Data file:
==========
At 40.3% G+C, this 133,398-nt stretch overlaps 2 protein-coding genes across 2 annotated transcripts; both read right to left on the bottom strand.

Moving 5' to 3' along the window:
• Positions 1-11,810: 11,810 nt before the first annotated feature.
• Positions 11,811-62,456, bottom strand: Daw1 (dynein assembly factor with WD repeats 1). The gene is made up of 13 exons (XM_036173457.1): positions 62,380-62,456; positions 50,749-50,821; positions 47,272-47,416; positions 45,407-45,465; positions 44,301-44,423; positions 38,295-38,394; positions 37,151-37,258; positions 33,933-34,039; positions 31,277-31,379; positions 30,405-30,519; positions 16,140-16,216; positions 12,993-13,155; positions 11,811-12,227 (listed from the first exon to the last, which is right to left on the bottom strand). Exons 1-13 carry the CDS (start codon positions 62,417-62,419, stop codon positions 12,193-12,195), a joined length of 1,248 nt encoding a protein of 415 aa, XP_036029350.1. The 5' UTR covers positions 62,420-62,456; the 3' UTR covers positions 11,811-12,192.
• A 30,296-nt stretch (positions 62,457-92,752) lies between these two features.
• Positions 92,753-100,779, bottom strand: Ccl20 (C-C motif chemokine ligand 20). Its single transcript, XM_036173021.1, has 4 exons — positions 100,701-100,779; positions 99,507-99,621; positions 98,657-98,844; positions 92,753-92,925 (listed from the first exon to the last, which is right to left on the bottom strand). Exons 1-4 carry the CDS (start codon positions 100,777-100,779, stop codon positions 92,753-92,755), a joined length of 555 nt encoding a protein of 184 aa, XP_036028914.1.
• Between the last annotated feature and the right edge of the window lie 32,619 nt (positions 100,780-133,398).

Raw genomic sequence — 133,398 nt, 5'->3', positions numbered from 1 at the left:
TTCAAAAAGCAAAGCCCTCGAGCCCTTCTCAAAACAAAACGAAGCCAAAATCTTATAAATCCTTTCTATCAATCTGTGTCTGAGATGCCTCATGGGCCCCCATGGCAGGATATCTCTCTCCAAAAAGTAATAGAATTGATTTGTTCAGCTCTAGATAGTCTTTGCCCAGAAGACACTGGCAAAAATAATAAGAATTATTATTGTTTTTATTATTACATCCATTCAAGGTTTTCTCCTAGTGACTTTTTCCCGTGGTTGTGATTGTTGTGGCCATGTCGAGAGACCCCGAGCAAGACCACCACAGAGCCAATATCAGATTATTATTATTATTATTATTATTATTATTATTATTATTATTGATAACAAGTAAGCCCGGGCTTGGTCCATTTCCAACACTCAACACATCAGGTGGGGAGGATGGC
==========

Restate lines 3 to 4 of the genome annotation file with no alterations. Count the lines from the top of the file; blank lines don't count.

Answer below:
• Positions 1-11,810: 11,810 nt before the first annotated feature.
• Positions 11,811-62,456, bottom strand: Daw1 (dynein assembly factor with WD repeats 1). The gene is made up of 13 exons (XM_036173457.1): positions 62,380-62,456; positions 50,749-50,821; positions 47,272-47,416; positions 45,407-45,465; positions 44,301-44,423; positions 38,295-38,394; positions 37,151-37,258; positions 33,933-34,039; positions 31,277-31,379; positions 30,405-30,519; positions 16,140-16,216; positions 12,993-13,155; positions 11,811-12,227 (listed from the first exon to the last, which is right to left on the bottom strand). Exons 1-13 carry the CDS (start codon positions 62,417-62,419, stop codon positions 12,193-12,195), a joined length of 1,248 nt encoding a protein of 415 aa, XP_036029350.1. The 5' UTR covers positions 62,420-62,456; the 3' UTR covers positions 11,811-12,192.